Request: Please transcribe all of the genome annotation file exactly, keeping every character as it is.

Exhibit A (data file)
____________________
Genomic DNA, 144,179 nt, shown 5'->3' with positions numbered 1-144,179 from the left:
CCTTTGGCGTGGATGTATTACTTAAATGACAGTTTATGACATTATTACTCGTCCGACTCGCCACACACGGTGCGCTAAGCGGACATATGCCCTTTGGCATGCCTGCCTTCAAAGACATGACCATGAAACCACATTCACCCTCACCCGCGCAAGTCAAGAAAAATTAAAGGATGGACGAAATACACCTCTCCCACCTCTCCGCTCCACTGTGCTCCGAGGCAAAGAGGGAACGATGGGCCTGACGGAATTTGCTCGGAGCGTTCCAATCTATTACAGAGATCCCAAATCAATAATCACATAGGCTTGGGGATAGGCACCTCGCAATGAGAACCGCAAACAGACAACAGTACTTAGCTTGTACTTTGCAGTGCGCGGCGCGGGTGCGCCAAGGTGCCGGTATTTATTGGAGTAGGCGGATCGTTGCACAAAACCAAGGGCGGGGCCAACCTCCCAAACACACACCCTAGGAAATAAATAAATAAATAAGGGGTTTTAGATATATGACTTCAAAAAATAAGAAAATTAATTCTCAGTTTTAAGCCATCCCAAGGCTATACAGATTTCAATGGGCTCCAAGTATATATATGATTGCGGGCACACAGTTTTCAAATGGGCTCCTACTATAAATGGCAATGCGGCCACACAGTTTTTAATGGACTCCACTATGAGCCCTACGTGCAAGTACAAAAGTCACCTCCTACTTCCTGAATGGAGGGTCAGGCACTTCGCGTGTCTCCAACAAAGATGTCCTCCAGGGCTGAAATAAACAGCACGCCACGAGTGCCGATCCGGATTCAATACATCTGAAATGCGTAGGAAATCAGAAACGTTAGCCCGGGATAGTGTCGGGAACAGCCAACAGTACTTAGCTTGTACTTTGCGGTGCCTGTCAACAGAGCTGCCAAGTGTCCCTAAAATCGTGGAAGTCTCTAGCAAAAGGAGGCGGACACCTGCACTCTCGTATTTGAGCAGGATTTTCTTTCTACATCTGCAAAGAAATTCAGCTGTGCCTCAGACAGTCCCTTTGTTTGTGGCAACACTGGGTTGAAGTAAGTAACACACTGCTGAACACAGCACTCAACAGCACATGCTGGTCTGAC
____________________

Genomic DNA, 144,179 nt, shown 5'->3' with positions numbered 1-144,179 from the left:
CCTTTGGCGTGGATGTATTACTTAAATGACAGTTTATGACATTATTACTCGTCCGACTCGCCACACACGGTGCGCTAAGCGGACATATGCCCTTTGGCATGCCTGCCTTCAAAGACATGACCATGAAACCACATTCACCCTCACCCGCGCAAGTCAAGAAAAATTAAAGGATGGACGAAATACACCTCTCCCACCTCTCCGCTCCACTGTGCTCCGAGGCAAAGAGGGAACGATGGGCCTGACGGAATTTGCTCGGAGCGTTCCAATCTATTACAGAGATCCCAAATCAATAATCACATAGGCTTGGGGATAGGCACCTCGCAATGAGAACCGCAAACAGACAACAGTACTTAGCTTGTACTTTGCAGTGCGCGGCGCGGGTGCGCCAAGGTGCCGGTATTTATTGGAGTAGGCGGATCGTTGCACAAAACCAAGGGCGGGGCCAACCTCCCAAACACACACCCTAGGAAATAAATAAATAAATAAGGGGTTTTAGATATATGACTTCAAAAAATAAGAAAATTAATTCTCAGTTTTAAGCCATCCCAAGGCTATACAGATTTCAATGGGCTCCAAGTATATATATGATTGCGGGCACACAGTTTTCAAATGGGCTCCTACTATAAATGGCAATGCGGCCACACAGTTTTTAATGGACTCCACTATGAGCCCTACGTGCAAGTACAAAAGTCACCTCCTACTTCCTGAATGGAGGGTCAGGCACTTCGCGTGTCTCCAACAAAGATGTCCTCCAGGGCTGAAATAAACAGCACGCCACGAGTGCCGATCCGGATTCAATACATCTGAAATGCGTAGGAAATCAGAAACGTTAGCCCGGGATAGTGTCGGGAACAGCCAACAGTACTTAGCTTGTACTTTGCGGTGCCTGTCAACAGAGCTGCCAAGTGTCCCTAAAATCGTGGAAGTCTCTAGCAAAAGGAGGCGGACACCTGCACTCTCGTATTTGAGCAGGATTTTCTTTCTACATCTGCAAAGAAATTCAGCTGTGCCTCAGACAGTCCCTTTGTTTGTGGCAACACTGGGTTGAAGTAAGTAACACACTGCTGAACACAGCACTCAACAGCACATGCTGGTCTGAC